For a mayor of a small town like Tonganoxie, Kansas, there are few occasions more politically exciting than the announcement of a new business coming to town, especially one that promises to employ 1600 people. The exception as mayor Jason Ward learned is if the new employer is Tyson Chicken.
Tonaganoxie has 5,000 people and change. If only half the new Tyson employees moved to Tongonoxie, that would add roughly 3,000 more people to the town. This is problem enough. “They say this could double the size of the school district and they want to be operational in two years?” said Tonganoxie school board president Bryan Kemp. “We can’t build anything in two years. Not with what we have. The city has to consider the district. Tyson has to consider the district. I even told Governor Brownback we’ve got to have help figuring out what to do.”
Nor is it just a question of numbers. If Garmin or Cerner were to open a new facility in Tonganoxie or a comparable small town, the protest would be minimal. But Tyson presents another level of difficulty for a school district. The employees’ children will likely need special help. For instance, the Tyson plant in Noel, Missouri, employs some 500 Somalis as well as 60 to 70 Sudanese, many of them refugees. A disproportionate number of their children will speak English as a second language, if they speak it at all.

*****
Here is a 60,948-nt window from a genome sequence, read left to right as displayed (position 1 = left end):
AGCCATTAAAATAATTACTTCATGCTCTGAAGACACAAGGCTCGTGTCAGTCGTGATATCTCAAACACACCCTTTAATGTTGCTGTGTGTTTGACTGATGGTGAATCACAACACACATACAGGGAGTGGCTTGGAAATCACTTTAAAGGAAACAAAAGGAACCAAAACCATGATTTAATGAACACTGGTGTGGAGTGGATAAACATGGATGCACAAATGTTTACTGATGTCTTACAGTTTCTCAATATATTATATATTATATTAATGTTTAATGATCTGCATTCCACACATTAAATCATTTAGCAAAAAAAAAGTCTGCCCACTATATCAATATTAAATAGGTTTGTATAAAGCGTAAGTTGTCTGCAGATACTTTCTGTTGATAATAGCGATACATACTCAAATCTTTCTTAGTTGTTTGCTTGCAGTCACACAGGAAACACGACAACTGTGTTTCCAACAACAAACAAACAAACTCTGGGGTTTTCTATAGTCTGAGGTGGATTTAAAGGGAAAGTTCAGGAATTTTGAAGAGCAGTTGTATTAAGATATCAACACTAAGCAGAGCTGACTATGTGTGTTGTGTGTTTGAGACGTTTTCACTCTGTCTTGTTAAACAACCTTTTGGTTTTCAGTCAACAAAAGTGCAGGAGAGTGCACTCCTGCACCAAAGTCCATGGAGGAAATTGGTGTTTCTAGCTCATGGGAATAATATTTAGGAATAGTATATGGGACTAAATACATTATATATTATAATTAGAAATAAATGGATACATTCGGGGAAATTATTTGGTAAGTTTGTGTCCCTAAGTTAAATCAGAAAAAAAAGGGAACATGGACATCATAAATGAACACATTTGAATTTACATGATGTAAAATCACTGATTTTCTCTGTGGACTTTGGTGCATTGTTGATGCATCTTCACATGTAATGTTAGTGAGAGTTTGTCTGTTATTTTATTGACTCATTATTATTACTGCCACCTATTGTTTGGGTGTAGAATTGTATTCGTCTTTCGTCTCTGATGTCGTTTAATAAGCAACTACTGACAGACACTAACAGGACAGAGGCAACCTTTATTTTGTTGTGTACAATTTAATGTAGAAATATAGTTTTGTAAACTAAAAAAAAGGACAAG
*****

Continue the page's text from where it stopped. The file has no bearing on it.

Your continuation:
Although diversity is nice in principal, when good-deed doers decide to overwhelm a small town with more diversity the town can handle they can undo the culture of that town. Residents have a right to object. The announcement of the new plant came without forewarning. Tyson execs claim they will be listening to the residents before ground is broken, but they will likely use the media to paint opposition as racist, classist, nativist or all of the above. The deal is all but done.
Kansas City, Missouri, would have made for a much more hospitable environment, but Tyson execs may have feared that impending $15 an hour minimum.